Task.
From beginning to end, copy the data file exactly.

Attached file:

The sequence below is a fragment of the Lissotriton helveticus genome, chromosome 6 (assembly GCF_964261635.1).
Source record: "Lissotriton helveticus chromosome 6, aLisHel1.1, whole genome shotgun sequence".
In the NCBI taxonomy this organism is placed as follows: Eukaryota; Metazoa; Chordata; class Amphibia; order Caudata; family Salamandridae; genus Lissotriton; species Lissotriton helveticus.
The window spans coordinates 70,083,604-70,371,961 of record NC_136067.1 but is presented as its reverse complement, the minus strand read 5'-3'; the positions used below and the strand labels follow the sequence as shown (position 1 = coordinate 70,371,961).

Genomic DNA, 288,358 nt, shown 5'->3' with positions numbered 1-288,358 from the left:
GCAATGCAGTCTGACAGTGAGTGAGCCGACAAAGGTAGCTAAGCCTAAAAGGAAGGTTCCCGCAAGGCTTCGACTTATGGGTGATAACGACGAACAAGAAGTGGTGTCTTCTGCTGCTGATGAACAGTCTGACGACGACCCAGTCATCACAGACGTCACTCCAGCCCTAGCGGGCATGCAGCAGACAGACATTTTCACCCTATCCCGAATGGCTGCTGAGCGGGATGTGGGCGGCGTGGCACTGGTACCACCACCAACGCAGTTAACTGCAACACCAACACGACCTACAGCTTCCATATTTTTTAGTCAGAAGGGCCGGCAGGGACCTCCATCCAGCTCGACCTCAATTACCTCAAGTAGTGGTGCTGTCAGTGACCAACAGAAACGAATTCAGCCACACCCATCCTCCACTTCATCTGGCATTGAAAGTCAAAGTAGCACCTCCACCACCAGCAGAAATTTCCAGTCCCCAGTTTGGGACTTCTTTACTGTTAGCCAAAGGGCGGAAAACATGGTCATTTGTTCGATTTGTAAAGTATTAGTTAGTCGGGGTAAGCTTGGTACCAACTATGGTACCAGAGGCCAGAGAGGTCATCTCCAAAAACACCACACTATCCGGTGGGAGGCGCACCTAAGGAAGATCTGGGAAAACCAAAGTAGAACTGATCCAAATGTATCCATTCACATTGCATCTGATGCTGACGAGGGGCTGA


The sequence below is a fragment of the Lissotriton helveticus genome, chromosome 6 (assembly GCF_964261635.1).
Source record: "Lissotriton helveticus chromosome 6, aLisHel1.1, whole genome shotgun sequence".
In the NCBI taxonomy this organism is placed as follows: Eukaryota; Metazoa; Chordata; class Amphibia; order Caudata; family Salamandridae; genus Lissotriton; species Lissotriton helveticus.
The window spans coordinates 70,083,604-70,371,961 of record NC_136067.1 but is presented as its reverse complement, the minus strand read 5'-3'; the positions used below and the strand labels follow the sequence as shown (position 1 = coordinate 70,371,961).

Genomic DNA, 288,358 nt, shown 5'->3' with positions numbered 1-288,358 from the left:
GCAATGCAGTCTGACAGTGAGTGAGCCGACAAAGGTAGCTAAGCCTAAAAGGAAGGTTCCCGCAAGGCTTCGACTTATGGGTGATAACGACGAACAAGAAGTGGTGTCTTCTGCTGCTGATGAACAGTCTGACGACGACCCAGTCATCACAGACGTCACTCCAGCCCTAGCGGGCATGCAGCAGACAGACATTTTCACCCTATCCCGAATGGCTGCTGAGCGGGATGTGGGCGGCGTGGCACTGGTACCACCACCAACGCAGTTAACTGCAACACCAACACGACCTACAGCTTCCATATTTTTTAGTCAGAAGGGCCGGCAGGGACCTCCATCCAGCTCGACCTCAATTACCTCAAGTAGTGGTGCTGTCAGTGACCAACAGAAACGAATTCAGCCACACCCATCCTCCACTTCATCTGGCATTGAAAGTCAAAGTAGCACCTCCACCACCAGCAGAAATTTCCAGTCCCCAGTTTGGGACTTCTTTACTGTTAGCCAAAGGGCGGAAAACATGGTCATTTGTTCGATTTGTAAAGTATTAGTTAGTCGGGGTAAGCTTGGTACCAACTATGGTACCAGAGGCCAGAGAGGTCATCTCCAAAAACACCACACTATCCGGTGGGAGGCGCACCTAAGGAAGATCTGGGAAAACCAAAGTAGAACTGATCCAAATGTATCCATTCACATTGCATCTGATGCTGACGAGGGGCTGA